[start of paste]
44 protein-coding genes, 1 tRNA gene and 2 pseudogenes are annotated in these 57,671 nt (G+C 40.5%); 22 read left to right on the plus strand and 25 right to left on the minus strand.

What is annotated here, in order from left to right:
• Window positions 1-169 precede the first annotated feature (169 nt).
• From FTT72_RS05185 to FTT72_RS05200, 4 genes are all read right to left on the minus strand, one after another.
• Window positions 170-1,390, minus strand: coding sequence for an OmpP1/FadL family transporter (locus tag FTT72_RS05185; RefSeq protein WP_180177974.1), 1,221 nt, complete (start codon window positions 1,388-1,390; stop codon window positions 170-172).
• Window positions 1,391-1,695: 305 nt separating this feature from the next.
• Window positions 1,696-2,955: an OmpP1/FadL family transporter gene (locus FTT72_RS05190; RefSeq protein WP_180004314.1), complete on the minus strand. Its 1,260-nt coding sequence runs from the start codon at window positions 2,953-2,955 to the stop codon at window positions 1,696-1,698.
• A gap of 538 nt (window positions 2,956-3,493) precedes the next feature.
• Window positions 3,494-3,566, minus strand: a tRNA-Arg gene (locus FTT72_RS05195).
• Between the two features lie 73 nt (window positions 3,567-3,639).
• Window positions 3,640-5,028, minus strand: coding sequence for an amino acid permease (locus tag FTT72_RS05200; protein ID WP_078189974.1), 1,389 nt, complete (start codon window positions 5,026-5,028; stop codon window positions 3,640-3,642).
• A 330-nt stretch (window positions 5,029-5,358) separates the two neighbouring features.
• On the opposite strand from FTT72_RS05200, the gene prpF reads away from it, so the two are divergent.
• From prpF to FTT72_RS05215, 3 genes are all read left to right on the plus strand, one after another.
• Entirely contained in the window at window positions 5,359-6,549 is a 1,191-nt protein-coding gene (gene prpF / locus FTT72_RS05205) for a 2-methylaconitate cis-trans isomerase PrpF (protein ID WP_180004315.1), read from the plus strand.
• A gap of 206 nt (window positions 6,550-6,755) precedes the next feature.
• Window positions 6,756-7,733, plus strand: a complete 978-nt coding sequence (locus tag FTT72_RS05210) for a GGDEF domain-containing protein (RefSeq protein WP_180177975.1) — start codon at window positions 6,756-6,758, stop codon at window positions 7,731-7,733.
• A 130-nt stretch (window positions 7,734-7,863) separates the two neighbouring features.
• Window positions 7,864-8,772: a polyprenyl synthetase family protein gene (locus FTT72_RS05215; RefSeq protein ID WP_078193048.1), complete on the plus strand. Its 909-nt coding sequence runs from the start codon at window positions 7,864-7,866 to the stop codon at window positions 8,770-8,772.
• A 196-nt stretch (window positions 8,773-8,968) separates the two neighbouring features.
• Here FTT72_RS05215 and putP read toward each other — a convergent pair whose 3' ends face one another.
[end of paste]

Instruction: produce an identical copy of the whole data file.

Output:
44 protein-coding genes, 1 tRNA gene and 2 pseudogenes are annotated in these 57,671 nt (G+C 40.5%); 22 read left to right on the plus strand and 25 right to left on the minus strand.

What is annotated here, in order from left to right:
• Window positions 1-169 precede the first annotated feature (169 nt).
• From FTT72_RS05185 to FTT72_RS05200, 4 genes are all read right to left on the minus strand, one after another.
• Window positions 170-1,390, minus strand: coding sequence for an OmpP1/FadL family transporter (locus tag FTT72_RS05185; RefSeq protein WP_180177974.1), 1,221 nt, complete (start codon window positions 1,388-1,390; stop codon window positions 170-172).
• Window positions 1,391-1,695: 305 nt separating this feature from the next.
• Window positions 1,696-2,955: an OmpP1/FadL family transporter gene (locus FTT72_RS05190; RefSeq protein WP_180004314.1), complete on the minus strand. Its 1,260-nt coding sequence runs from the start codon at window positions 2,953-2,955 to the stop codon at window positions 1,696-1,698.
• A gap of 538 nt (window positions 2,956-3,493) precedes the next feature.
• Window positions 3,494-3,566, minus strand: a tRNA-Arg gene (locus FTT72_RS05195).
• Between the two features lie 73 nt (window positions 3,567-3,639).
• Window positions 3,640-5,028, minus strand: coding sequence for an amino acid permease (locus tag FTT72_RS05200; protein ID WP_078189974.1), 1,389 nt, complete (start codon window positions 5,026-5,028; stop codon window positions 3,640-3,642).
• A 330-nt stretch (window positions 5,029-5,358) separates the two neighbouring features.
• On the opposite strand from FTT72_RS05200, the gene prpF reads away from it, so the two are divergent.
• From prpF to FTT72_RS05215, 3 genes are all read left to right on the plus strand, one after another.
• Entirely contained in the window at window positions 5,359-6,549 is a 1,191-nt protein-coding gene (gene prpF / locus FTT72_RS05205) for a 2-methylaconitate cis-trans isomerase PrpF (protein ID WP_180004315.1), read from the plus strand.
• A gap of 206 nt (window positions 6,550-6,755) precedes the next feature.
• Window positions 6,756-7,733, plus strand: a complete 978-nt coding sequence (locus tag FTT72_RS05210) for a GGDEF domain-containing protein (RefSeq protein WP_180177975.1) — start codon at window positions 6,756-6,758, stop codon at window positions 7,731-7,733.
• A 130-nt stretch (window positions 7,734-7,863) separates the two neighbouring features.
• Window positions 7,864-8,772: a polyprenyl synthetase family protein gene (locus FTT72_RS05215; RefSeq protein ID WP_078193048.1), complete on the plus strand. Its 909-nt coding sequence runs from the start codon at window positions 7,864-7,866 to the stop codon at window positions 8,770-8,772.
• A 196-nt stretch (window positions 8,773-8,968) separates the two neighbouring features.
• Here FTT72_RS05215 and putP read toward each other — a convergent pair whose 3' ends face one another.